Schall has been honored by the University of Vermont with the two highest awards for teaching excellence, and the university's highest award for research excellence. His research was continuously funded for more than 30 years by the NSF, and by the Morris Animal Foundation for studies on avian malaria parasites. His work has resulted in more than 90 publications in major scientific journals. Although "retired" from active faculty duties, he continues his research and student mentoring.

Ellen Martinsen, Ph.D.
Research Associate
National Zoological Park, Washington
Adjunct Assistant Professor, Department of Biology, University of Vermont
e-mail Ellen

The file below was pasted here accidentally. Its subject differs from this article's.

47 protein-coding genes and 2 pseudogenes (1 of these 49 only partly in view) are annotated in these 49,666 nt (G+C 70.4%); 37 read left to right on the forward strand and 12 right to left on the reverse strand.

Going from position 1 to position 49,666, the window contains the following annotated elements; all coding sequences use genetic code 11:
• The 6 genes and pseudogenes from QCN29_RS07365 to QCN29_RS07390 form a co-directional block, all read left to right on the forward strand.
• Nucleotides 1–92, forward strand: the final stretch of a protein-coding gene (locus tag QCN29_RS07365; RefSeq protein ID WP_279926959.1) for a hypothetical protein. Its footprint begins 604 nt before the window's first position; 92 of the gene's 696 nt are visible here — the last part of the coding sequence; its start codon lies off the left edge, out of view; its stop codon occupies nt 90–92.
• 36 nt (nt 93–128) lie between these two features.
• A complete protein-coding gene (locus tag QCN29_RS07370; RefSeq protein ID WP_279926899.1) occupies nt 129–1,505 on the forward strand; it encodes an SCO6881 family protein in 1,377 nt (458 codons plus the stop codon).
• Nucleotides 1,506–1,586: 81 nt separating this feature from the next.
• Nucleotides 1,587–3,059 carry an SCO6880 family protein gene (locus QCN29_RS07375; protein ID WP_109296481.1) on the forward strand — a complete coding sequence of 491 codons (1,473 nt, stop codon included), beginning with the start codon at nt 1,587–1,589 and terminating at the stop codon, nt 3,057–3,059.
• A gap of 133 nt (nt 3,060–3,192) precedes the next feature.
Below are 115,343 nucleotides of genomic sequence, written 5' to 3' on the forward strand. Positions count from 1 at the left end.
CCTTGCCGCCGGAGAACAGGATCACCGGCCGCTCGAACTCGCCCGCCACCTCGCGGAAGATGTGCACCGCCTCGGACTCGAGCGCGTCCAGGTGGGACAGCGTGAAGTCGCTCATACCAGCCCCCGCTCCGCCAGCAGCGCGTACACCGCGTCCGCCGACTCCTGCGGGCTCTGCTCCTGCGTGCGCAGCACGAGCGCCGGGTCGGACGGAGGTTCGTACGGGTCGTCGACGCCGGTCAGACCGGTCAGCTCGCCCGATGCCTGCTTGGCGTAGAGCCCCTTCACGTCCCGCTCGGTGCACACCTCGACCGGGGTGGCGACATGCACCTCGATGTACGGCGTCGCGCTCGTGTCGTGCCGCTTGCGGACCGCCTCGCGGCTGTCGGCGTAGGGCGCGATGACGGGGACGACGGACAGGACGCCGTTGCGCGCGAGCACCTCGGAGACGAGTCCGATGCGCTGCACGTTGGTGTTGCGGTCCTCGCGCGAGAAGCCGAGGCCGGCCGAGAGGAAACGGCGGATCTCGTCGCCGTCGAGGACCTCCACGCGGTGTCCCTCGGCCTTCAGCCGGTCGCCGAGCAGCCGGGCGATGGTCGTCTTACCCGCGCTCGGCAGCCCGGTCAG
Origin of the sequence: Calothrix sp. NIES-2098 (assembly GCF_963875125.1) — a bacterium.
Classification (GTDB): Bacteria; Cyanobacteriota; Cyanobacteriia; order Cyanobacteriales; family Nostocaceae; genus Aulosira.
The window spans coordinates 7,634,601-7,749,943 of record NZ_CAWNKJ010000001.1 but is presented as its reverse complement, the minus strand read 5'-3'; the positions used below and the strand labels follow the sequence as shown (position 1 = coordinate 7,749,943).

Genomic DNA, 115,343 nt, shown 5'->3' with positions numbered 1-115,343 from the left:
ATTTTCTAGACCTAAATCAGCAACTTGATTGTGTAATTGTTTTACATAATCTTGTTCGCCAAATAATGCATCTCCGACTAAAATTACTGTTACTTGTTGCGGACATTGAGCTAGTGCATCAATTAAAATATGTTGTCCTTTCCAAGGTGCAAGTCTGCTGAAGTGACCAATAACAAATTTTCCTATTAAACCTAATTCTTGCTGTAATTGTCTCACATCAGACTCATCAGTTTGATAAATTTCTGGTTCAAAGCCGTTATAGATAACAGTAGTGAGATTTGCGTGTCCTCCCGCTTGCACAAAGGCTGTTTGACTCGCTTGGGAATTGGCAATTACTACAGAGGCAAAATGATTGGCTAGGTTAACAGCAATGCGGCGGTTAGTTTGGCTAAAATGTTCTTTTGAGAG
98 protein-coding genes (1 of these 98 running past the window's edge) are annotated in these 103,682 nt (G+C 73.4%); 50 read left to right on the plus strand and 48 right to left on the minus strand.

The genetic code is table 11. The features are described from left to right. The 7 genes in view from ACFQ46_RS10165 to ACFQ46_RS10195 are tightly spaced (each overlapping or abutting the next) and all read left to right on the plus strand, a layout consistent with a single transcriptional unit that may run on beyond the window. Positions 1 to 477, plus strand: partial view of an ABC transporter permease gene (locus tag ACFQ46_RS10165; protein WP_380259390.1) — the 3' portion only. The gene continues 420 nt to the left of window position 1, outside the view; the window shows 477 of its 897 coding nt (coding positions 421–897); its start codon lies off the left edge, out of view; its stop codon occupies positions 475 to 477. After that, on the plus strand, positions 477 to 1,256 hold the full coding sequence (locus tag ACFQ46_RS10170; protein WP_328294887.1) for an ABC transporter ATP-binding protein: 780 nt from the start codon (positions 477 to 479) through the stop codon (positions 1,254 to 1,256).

Ellen Martinsen has been an avid ornithologist since the age of eight, when she began working with a local wildlife rehabilitation center. Ellen received her BS in Biology from the University of Vermont in 2000. After a few years working as an environmental educator, she returned to the university to pursue the Ph.D. and competed the degree in spring, 2009. While a graduate student she was named the outstanding Teaching Fellow of the year and was honored with the EPA STAR Graduate Fellowship for three years of research on malaria parasites. In August, 2008 Ellen was presented with the prestigious American Ornithologists Union Nellie Johnson Baroody Award for the outstanding student presentation at the joint bird biology meetings in Portland, OR. She then received both a prestigious National Science Foundation Postdoctoral Fellowship and a Smithsonian Postdoctoral Fellowship to work with the avian malaria team at the National Zoo. While there she received a Morris Foundation research grant. She is now a collaborator on a large NSF-funded project on the birds of SE Asia, being the parasite expert on the project. Ellen divides her time between UVM where she is an Adjunct Professor and the National Zoo, and has rejoined the malaria laboratory here to do research and mentor students.